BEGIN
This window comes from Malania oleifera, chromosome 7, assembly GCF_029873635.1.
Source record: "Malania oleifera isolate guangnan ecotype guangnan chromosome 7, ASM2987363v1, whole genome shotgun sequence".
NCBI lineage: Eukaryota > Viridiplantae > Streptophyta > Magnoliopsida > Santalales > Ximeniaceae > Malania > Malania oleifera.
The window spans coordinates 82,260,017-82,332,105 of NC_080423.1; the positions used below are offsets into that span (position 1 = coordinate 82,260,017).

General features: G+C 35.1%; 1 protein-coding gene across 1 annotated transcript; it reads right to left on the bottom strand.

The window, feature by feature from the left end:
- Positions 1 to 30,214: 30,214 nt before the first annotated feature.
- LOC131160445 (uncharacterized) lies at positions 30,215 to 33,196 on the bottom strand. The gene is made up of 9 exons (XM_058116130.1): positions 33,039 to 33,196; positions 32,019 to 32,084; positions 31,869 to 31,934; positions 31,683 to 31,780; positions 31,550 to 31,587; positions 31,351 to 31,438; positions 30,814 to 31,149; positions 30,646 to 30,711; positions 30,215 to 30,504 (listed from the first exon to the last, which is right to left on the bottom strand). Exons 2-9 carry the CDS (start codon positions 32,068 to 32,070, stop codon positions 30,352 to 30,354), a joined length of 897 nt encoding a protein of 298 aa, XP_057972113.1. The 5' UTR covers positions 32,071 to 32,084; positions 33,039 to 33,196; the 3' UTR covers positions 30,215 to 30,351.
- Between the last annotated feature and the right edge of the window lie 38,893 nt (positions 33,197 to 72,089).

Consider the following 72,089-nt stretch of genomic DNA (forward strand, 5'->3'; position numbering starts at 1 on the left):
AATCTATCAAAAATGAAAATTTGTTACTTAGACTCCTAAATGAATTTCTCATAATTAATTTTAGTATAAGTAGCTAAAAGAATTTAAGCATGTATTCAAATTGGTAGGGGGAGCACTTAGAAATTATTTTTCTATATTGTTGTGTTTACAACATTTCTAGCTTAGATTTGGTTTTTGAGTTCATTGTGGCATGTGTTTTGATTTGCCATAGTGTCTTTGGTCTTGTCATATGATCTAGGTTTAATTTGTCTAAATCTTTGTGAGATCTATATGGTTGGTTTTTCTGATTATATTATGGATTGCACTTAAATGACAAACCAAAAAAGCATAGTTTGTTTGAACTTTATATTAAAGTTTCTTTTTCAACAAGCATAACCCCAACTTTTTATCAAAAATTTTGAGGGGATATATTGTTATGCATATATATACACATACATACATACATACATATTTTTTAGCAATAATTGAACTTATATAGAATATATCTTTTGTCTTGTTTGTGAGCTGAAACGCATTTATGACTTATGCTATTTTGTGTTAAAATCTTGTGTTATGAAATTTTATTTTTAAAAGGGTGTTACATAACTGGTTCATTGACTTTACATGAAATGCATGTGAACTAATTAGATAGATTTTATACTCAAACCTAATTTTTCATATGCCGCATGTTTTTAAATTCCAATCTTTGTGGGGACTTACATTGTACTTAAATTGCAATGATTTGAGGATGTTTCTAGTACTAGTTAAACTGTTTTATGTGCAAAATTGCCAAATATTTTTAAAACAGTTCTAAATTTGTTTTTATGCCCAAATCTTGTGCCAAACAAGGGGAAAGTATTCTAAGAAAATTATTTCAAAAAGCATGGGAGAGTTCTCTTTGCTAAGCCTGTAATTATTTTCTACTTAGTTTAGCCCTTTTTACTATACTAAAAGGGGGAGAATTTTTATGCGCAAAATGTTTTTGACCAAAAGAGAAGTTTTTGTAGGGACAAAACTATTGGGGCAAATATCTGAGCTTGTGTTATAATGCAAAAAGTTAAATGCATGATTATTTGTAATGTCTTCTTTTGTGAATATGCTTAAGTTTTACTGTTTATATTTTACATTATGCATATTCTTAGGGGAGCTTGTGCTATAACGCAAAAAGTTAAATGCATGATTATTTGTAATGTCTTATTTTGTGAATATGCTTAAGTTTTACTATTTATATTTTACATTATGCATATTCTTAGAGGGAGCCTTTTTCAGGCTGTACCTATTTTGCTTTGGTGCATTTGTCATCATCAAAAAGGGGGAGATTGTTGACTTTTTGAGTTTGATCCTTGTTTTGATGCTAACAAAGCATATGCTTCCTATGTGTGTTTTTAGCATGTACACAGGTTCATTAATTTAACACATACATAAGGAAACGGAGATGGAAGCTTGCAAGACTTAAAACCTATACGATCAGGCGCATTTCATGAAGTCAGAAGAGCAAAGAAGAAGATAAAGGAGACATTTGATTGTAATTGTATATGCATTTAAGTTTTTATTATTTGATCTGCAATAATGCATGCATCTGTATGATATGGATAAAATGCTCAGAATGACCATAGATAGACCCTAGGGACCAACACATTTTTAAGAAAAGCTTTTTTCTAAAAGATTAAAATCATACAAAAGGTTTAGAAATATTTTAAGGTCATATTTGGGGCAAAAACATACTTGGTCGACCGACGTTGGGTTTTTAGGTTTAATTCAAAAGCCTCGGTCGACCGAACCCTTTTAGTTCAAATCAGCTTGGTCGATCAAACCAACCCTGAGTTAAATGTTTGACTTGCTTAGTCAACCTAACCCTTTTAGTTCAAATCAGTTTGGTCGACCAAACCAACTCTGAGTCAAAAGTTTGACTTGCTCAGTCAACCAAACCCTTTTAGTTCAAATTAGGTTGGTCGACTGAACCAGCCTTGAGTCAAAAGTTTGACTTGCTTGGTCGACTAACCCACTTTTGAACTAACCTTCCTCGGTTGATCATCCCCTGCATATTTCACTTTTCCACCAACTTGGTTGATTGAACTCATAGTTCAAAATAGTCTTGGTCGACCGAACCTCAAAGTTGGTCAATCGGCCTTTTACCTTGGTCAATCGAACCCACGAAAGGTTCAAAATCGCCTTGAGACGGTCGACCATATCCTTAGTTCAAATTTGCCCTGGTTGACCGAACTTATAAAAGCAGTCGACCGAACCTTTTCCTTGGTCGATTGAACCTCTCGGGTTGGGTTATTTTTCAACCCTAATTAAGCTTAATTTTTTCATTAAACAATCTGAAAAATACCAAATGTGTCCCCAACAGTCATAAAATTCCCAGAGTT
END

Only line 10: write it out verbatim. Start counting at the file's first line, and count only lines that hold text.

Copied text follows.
Consider the following 72,089-nt stretch of genomic DNA (forward strand, 5'->3'; position numbering starts at 1 on the left):